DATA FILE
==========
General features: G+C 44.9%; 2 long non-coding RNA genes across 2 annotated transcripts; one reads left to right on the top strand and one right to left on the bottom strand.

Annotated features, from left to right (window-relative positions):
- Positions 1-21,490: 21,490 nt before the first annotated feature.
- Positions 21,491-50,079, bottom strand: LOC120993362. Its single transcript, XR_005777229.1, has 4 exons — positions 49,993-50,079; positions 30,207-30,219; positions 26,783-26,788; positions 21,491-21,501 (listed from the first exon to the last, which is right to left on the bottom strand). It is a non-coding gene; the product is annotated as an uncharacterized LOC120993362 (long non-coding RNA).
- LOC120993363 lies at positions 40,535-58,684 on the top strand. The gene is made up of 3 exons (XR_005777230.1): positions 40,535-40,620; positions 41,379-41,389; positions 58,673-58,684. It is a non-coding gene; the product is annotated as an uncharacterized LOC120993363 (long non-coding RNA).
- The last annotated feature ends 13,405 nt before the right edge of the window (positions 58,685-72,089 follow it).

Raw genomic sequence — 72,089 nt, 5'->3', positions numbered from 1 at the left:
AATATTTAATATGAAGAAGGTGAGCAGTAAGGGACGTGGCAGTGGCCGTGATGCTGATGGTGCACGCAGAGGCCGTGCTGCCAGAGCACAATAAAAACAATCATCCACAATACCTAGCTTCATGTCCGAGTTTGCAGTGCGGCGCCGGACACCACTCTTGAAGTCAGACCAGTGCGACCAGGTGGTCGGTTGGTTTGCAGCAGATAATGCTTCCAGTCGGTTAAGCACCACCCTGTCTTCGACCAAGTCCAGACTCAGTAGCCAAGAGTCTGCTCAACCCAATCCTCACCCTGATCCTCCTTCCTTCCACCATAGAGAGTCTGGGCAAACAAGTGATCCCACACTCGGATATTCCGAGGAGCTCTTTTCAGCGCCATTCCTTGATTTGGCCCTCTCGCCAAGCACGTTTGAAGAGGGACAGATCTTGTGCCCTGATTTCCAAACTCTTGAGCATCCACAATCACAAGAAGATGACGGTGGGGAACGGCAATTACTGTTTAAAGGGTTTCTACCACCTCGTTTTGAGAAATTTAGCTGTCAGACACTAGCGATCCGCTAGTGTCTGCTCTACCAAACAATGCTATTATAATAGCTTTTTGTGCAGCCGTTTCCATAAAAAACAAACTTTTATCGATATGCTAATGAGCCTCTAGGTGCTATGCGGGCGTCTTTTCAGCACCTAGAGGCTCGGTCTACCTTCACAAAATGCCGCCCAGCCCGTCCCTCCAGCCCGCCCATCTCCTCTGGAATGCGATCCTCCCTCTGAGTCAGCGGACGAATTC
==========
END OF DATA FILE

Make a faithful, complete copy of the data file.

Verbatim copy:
General features: G+C 44.9%; 2 long non-coding RNA genes across 2 annotated transcripts; one reads left to right on the top strand and one right to left on the bottom strand.

Annotated features, from left to right (window-relative positions):
- Positions 1-21,490: 21,490 nt before the first annotated feature.
- Positions 21,491-50,079, bottom strand: LOC120993362. Its single transcript, XR_005777229.1, has 4 exons — positions 49,993-50,079; positions 30,207-30,219; positions 26,783-26,788; positions 21,491-21,501 (listed from the first exon to the last, which is right to left on the bottom strand). It is a non-coding gene; the product is annotated as an uncharacterized LOC120993362 (long non-coding RNA).
- LOC120993363 lies at positions 40,535-58,684 on the top strand. The gene is made up of 3 exons (XR_005777230.1): positions 40,535-40,620; positions 41,379-41,389; positions 58,673-58,684. It is a non-coding gene; the product is annotated as an uncharacterized LOC120993363 (long non-coding RNA).
- The last annotated feature ends 13,405 nt before the right edge of the window (positions 58,685-72,089 follow it).

Raw genomic sequence — 72,089 nt, 5'->3', positions numbered from 1 at the left:
AATATTTAATATGAAGAAGGTGAGCAGTAAGGGACGTGGCAGTGGCCGTGATGCTGATGGTGCACGCAGAGGCCGTGCTGCCAGAGCACAATAAAAACAATCATCCACAATACCTAGCTTCATGTCCGAGTTTGCAGTGCGGCGCCGGACACCACTCTTGAAGTCAGACCAGTGCGACCAGGTGGTCGGTTGGTTTGCAGCAGATAATGCTTCCAGTCGGTTAAGCACCACCCTGTCTTCGACCAAGTCCAGACTCAGTAGCCAAGAGTCTGCTCAACCCAATCCTCACCCTGATCCTCCTTCCTTCCACCATAGAGAGTCTGGGCAAACAAGTGATCCCACACTCGGATATTCCGAGGAGCTCTTTTCAGCGCCATTCCTTGATTTGGCCCTCTCGCCAAGCACGTTTGAAGAGGGACAGATCTTGTGCCCTGATTTCCAAACTCTTGAGCATCCACAATCACAAGAAGATGACGGTGGGGAACGGCAATTACTGTTTAAAGGGTTTCTACCACCTCGTTTTGAGAAATTTAGCTGTCAGACACTAGCGATCCGCTAGTGTCTGCTCTACCAAACAATGCTATTATAATAGCTTTTTGTGCAGCCGTTTCCATAAAAAACAAACTTTTATCGATATGCTAATGAGCCTCTAGGTGCTATGCGGGCGTCTTTTCAGCACCTAGAGGCTCGGTCTACCTTCACAAAATGCCGCCCAGCCCGTCCCTCCAGCCCGCCCATCTCCTCTGGAATGCGATCCTCCCTCTGAGTCAGCGGACGAATTC